A PRELIMINARY CASE STUDY ABOUT THE PSYCHOLOGICAL EFFECTS OF THE DEATH PENALTY
By Lyle C. May
Published in Bleakhouse's Tacenda Literary Magazine
As an investigative journalist, I conducted an informal survey of the prisoners in my living unit (Unit Three) on North Carolina’s congregate death row. This survey was conducted solely on my own initiative during the month of November 2021. This survey examines my peers’ direct lived experience on a congregate death row under a sentence of death; it is not abstract imaginings of some legal theory or policy. As such, the survey is important because it makes an argument of fact, not just law, that offers new evidence about life on a congregate death row to lend weight to understandings of life under sentence of death, which I contend is a violation of the Eight Amendment.
One should think of this survey as a kind an affidavit from me and my peers. For this reason, and because I wanted to give voice to the plight of my peers, I carried out the survey to the best of my abilities, promising anonymity to respondents and, further, promising that I would do my best to get the results of the survey published. As a matter of investigatory ethics, I did not record names or keep a list of names of respondents. Nor did I link names to observations. There is no way the identities of individual respondents can be determined by outsiders. I, myself, cannot identify names in relation to observations since I recorded information by topic, not under individual names.
Forty-three persons were surveyed. There were no refusals. Fully 41 of the 43 have been on North Carolina’s death row at least 20 years or more and were present when executions occurred with regularity. That is, they lived daily, for years on end, under a prison regime that regularly carried out executions of their neighbors. The general sense among my fellow prisoners was that this was a chance to express their views on a vitally important topic—the lived experience of death row in an active death penalty state—views that, sadly, are ignored by the prison and the larger society.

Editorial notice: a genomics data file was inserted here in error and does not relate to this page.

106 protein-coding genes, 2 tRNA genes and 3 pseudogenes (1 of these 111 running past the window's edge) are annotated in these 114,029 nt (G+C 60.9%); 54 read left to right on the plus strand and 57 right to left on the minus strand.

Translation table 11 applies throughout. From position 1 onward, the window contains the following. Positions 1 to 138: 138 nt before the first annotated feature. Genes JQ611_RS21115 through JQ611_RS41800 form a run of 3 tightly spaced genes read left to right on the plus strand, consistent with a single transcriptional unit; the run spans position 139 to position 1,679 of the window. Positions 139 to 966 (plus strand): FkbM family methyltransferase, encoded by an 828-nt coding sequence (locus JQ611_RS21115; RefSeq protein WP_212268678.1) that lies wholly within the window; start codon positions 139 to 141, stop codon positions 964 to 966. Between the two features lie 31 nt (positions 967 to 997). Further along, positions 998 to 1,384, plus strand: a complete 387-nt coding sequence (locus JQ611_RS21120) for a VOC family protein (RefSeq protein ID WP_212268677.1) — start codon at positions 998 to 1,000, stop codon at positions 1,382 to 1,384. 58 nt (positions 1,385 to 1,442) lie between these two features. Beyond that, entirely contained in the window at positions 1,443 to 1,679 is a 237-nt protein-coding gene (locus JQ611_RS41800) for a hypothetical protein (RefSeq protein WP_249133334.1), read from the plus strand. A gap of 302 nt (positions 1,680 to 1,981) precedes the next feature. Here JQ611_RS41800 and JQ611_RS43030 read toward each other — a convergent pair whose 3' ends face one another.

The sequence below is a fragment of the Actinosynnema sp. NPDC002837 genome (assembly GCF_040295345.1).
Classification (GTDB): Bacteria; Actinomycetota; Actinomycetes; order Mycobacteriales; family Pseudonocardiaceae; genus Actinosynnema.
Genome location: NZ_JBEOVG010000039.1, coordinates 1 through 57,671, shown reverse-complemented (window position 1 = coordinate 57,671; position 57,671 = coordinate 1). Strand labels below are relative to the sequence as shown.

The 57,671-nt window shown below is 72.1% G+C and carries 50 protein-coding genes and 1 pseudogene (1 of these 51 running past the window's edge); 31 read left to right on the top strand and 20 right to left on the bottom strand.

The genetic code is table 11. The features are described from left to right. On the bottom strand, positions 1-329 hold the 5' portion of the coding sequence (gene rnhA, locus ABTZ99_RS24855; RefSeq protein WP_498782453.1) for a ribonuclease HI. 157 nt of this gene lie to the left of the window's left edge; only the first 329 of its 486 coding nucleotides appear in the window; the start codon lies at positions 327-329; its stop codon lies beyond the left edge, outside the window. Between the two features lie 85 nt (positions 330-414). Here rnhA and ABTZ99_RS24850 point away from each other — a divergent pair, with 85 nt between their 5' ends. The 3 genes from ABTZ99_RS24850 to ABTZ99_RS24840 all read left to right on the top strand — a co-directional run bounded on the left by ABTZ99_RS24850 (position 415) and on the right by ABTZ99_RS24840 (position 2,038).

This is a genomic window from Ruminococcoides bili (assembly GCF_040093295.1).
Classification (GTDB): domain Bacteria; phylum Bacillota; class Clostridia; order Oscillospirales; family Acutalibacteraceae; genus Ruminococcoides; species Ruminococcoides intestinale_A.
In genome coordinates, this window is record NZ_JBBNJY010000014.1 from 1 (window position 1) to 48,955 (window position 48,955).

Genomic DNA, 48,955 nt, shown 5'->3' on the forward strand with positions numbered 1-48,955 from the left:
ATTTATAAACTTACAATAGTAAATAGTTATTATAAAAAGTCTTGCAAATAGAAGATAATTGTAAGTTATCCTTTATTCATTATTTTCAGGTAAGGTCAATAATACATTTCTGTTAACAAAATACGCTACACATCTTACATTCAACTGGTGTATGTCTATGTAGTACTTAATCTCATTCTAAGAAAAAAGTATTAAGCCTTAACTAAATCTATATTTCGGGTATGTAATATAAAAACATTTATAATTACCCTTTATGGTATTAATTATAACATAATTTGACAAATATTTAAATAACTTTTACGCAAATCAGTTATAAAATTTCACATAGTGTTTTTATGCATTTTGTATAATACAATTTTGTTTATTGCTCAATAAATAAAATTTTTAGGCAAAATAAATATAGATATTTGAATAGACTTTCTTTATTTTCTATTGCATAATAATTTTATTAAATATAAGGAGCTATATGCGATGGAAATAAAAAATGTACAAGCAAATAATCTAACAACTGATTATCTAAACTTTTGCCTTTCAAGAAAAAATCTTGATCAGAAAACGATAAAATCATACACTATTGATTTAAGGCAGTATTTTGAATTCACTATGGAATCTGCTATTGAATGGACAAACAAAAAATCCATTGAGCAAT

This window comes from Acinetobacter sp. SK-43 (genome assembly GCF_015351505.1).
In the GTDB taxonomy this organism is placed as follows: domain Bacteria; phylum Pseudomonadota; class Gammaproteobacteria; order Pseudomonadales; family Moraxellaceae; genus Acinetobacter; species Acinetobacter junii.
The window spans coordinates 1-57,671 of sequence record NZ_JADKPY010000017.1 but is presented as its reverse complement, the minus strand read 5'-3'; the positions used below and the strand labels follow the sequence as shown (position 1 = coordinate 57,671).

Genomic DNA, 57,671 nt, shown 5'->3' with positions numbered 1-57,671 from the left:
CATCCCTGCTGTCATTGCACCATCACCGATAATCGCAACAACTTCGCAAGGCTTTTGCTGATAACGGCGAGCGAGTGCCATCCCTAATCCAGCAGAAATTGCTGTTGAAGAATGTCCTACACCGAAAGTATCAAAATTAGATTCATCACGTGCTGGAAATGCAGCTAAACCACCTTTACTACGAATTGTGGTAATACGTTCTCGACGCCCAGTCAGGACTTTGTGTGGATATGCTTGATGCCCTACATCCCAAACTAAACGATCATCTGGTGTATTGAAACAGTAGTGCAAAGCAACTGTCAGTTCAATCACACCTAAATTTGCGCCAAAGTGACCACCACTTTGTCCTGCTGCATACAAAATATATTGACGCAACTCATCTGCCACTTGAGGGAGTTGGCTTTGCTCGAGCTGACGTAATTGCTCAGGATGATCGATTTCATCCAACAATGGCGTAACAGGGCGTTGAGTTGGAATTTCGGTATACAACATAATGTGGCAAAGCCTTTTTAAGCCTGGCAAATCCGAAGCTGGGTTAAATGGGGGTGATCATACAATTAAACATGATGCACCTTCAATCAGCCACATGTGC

1. Do you take any prescribed psychotropic medications such as an SSRI (selective serotonin reuptake inhibitor), antidepressant, or antipsychotic?
For this question, some respondents required descriptions of the medication, the name of the medication, or how it made them feel to understand what they were being asked. 12 respondents acknowledged taking the anticonvulsant Teyretol, prescribed for an “off label” use as a psychiatric medication. 21 of 43respondents claimed to take some type of psychotropic medication and had not done so prior to incarceration.
2. Do you speak with a psychologist or psychiatrist?
21 of the 43 respondents claimed to have spoken with either a psychologist or a psychiatrist within a 30-day period.
3. Other than pretrial detainment, have you spent a year or more in disciplinary segregation?
18 of the 43 respondents claimed to have spent a year or more in solitary confinement while under a sentence of death. Of the seven who returned to solitary on multiple occasions, this was throughout the course of their confinement on death row. The 18 respondents were currently taking psych meds.